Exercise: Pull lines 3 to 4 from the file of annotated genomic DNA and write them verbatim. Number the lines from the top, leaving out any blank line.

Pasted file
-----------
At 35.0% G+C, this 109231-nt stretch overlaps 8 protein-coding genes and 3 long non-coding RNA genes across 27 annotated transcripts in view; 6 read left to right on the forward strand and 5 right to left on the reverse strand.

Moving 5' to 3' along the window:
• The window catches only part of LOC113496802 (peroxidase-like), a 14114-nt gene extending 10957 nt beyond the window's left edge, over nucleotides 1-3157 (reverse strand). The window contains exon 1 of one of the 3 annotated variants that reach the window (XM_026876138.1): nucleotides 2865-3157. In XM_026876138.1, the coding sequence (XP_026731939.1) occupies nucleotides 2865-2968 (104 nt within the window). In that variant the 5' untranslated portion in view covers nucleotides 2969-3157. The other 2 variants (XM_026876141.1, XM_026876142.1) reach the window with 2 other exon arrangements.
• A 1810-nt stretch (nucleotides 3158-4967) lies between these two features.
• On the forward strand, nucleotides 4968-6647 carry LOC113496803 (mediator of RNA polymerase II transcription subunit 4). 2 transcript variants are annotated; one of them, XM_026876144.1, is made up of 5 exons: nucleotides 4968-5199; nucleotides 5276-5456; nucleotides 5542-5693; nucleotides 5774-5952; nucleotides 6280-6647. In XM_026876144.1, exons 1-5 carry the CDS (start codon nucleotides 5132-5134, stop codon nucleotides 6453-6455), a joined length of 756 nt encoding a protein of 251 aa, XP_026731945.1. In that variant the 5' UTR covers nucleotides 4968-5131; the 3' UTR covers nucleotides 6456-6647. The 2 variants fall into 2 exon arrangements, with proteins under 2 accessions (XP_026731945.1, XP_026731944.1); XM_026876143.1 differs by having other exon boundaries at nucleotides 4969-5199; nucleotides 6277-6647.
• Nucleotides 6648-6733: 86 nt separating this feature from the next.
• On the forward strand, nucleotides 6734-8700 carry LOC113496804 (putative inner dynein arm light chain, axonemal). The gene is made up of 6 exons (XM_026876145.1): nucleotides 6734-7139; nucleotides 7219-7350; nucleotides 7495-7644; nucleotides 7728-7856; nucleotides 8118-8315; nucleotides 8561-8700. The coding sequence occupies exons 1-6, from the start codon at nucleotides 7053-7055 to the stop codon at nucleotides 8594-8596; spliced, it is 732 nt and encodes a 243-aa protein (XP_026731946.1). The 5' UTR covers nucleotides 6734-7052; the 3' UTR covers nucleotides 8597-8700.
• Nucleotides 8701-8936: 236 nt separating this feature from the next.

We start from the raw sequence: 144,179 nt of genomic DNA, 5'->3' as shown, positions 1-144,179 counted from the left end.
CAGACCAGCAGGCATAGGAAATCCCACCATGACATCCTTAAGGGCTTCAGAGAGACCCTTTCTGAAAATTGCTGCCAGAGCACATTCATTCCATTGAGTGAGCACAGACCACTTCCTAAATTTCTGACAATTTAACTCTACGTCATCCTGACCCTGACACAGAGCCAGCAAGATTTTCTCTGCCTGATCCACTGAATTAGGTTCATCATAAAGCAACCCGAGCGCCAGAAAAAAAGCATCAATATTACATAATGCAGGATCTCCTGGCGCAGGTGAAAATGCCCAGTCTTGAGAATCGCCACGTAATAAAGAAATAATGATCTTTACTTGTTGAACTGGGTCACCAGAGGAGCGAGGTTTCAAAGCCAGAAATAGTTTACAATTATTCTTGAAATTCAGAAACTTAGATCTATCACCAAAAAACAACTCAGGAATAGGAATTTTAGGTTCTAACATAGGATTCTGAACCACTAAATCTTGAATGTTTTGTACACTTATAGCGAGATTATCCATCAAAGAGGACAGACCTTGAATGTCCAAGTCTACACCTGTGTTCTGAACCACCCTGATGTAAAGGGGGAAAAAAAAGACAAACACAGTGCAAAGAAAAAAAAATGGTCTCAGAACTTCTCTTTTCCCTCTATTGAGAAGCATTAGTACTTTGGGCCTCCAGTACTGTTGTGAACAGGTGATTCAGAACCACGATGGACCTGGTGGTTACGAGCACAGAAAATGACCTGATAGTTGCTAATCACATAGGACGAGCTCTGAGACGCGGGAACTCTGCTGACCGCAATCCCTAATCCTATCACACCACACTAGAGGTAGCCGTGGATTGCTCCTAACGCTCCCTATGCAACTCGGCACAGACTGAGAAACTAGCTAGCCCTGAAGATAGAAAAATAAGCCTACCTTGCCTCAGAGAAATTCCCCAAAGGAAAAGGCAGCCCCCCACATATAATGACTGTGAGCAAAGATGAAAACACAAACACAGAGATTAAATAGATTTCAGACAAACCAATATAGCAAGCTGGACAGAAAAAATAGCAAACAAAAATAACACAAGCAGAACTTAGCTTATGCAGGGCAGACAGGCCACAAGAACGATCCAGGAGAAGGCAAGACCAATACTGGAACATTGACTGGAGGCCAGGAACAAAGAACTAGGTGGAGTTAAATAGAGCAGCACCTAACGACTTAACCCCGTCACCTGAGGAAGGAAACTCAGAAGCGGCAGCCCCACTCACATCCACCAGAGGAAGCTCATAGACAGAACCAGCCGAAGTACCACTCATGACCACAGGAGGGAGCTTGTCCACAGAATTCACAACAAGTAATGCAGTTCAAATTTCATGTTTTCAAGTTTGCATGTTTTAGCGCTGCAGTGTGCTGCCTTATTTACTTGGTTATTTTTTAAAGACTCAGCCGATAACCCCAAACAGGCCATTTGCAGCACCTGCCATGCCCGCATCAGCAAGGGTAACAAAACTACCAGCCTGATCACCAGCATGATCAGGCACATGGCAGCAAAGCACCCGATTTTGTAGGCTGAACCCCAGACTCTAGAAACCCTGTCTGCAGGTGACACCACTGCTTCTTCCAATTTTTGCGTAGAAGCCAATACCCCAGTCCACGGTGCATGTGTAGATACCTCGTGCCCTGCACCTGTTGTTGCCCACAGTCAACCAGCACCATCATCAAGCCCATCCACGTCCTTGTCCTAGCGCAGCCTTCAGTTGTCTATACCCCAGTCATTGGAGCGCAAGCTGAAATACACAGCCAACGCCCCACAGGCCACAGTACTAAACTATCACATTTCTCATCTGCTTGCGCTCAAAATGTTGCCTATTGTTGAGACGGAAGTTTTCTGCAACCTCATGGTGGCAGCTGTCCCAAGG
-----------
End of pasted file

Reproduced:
• The window catches only part of LOC113496802 (peroxidase-like), a 14114-nt gene extending 10957 nt beyond the window's left edge, over nucleotides 1-3157 (reverse strand). The window contains exon 1 of one of the 3 annotated variants that reach the window (XM_026876138.1): nucleotides 2865-3157. In XM_026876138.1, the coding sequence (XP_026731939.1) occupies nucleotides 2865-2968 (104 nt within the window). In that variant the 5' untranslated portion in view covers nucleotides 2969-3157. The other 2 variants (XM_026876141.1, XM_026876142.1) reach the window with 2 other exon arrangements.
• A 1810-nt stretch (nucleotides 3158-4967) lies between these two features.